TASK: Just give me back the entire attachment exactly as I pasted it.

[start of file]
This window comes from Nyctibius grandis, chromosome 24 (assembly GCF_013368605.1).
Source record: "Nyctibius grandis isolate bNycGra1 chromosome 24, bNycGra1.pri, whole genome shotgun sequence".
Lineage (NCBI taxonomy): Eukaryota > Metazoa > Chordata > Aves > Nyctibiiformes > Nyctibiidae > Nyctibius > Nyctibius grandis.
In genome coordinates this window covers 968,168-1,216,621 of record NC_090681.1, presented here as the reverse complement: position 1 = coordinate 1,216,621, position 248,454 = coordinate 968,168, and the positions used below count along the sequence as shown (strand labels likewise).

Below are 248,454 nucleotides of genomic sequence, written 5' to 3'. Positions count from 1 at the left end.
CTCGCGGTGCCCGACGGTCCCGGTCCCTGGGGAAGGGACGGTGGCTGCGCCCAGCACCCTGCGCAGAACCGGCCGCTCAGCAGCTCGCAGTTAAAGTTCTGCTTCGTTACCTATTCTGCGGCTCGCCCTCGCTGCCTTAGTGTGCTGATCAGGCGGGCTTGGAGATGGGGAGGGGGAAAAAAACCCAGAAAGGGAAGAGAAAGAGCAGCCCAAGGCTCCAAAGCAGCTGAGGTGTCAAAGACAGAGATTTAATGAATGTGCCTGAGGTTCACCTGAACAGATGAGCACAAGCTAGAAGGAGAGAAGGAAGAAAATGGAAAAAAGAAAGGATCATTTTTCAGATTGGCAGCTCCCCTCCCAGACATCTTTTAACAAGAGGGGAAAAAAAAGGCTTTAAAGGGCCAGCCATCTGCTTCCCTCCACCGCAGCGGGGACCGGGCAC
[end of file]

This window comes from Nyctibius grandis, chromosome 24 (assembly GCF_013368605.1).
Source record: "Nyctibius grandis isolate bNycGra1 chromosome 24, bNycGra1.pri, whole genome shotgun sequence".
Lineage (NCBI taxonomy): Eukaryota > Metazoa > Chordata > Aves > Nyctibiiformes > Nyctibiidae > Nyctibius > Nyctibius grandis.
In genome coordinates this window covers 968,168-1,216,621 of record NC_090681.1, presented here as the reverse complement: position 1 = coordinate 1,216,621, position 248,454 = coordinate 968,168, and the positions used below count along the sequence as shown (strand labels likewise).

Below are 248,454 nucleotides of genomic sequence, written 5' to 3'. Positions count from 1 at the left end.
CTCGCGGTGCCCGACGGTCCCGGTCCCTGGGGAAGGGACGGTGGCTGCGCCCAGCACCCTGCGCAGAACCGGCCGCTCAGCAGCTCGCAGTTAAAGTTCTGCTTCGTTACCTATTCTGCGGCTCGCCCTCGCTGCCTTAGTGTGCTGATCAGGCGGGCTTGGAGATGGGGAGGGGGAAAAAAACCCAGAAAGGGAAGAGAAAGAGCAGCCCAAGGCTCCAAAGCAGCTGAGGTGTCAAAGACAGAGATTTAATGAATGTGCCTGAGGTTCACCTGAACAGATGAGCACAAGCTAGAAGGAGAGAAGGAAGAAAATGGAAAAAAGAAAGGATCATTTTTCAGATTGGCAGCTCCCCTCCCAGACATCTTTTAACAAGAGGGGAAAAAAAAGGCTTTAAAGGGCCAGCCATCTGCTTCCCTCCACCGCAGCGGGGACCGGGCAC